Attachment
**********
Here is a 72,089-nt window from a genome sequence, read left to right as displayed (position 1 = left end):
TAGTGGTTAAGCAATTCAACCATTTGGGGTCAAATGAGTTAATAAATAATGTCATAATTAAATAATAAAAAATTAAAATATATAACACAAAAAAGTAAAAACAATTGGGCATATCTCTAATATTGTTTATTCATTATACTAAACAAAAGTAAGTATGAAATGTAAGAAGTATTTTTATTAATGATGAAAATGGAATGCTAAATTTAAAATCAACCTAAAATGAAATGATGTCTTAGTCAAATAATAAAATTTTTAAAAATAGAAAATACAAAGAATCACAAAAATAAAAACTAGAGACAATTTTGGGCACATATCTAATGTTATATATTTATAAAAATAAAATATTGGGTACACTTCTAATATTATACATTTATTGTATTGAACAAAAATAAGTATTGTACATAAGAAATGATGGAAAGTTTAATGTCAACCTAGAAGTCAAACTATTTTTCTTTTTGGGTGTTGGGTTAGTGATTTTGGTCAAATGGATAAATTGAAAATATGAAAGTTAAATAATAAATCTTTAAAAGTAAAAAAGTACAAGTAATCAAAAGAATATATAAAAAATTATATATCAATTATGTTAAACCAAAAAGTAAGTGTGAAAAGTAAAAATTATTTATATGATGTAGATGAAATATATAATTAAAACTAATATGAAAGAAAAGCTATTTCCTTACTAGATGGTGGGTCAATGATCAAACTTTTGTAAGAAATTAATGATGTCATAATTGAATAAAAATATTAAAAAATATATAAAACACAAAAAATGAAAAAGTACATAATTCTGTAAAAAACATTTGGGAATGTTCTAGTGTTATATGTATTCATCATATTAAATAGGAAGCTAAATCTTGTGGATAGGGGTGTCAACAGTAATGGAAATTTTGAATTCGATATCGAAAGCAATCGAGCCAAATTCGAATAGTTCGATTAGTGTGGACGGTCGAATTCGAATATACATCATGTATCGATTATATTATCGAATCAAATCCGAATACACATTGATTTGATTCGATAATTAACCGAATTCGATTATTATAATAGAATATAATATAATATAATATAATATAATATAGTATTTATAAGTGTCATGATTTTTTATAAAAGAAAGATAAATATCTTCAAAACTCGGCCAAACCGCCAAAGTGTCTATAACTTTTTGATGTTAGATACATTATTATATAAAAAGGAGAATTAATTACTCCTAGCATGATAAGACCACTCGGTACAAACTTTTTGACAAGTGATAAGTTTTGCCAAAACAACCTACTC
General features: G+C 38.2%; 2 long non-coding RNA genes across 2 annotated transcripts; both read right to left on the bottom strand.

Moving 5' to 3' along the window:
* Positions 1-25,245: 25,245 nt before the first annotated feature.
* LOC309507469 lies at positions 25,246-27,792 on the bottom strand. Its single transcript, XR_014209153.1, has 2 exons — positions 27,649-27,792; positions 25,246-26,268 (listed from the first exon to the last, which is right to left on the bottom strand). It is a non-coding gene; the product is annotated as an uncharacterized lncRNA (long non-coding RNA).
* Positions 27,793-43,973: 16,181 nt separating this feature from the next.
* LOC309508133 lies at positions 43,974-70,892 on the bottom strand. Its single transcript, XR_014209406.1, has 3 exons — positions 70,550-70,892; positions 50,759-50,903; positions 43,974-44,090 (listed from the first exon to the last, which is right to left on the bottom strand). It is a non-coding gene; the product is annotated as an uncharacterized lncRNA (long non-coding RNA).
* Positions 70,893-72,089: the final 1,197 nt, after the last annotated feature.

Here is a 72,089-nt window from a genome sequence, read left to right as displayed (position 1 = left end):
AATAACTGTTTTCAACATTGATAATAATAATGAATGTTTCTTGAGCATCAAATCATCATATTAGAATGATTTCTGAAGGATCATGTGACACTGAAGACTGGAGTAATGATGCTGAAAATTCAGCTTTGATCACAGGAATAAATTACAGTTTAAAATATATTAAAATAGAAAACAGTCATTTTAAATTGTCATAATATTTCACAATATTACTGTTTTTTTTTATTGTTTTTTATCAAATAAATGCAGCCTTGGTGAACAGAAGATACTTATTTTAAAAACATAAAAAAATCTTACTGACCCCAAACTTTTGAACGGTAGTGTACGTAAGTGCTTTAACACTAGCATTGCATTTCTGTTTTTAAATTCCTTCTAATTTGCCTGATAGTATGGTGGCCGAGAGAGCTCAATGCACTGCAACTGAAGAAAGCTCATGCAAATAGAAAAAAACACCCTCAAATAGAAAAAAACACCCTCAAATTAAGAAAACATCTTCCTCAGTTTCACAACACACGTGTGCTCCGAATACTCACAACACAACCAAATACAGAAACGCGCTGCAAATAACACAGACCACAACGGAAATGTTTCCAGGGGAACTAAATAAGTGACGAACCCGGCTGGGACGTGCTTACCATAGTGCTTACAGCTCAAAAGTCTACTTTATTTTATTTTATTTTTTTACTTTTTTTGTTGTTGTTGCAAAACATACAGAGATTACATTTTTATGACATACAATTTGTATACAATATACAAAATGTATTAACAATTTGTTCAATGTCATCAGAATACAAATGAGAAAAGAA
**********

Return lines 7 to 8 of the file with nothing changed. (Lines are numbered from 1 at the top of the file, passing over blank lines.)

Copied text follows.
* Positions 27,793-43,973: 16,181 nt separating this feature from the next.
* LOC309508133 lies at positions 43,974-70,892 on the bottom strand. Its single transcript, XR_014209406.1, has 3 exons — positions 70,550-70,892; positions 50,759-50,903; positions 43,974-44,090 (listed from the first exon to the last, which is right to left on the bottom strand). It is a non-coding gene; the product is annotated as an uncharacterized lncRNA (long non-coding RNA).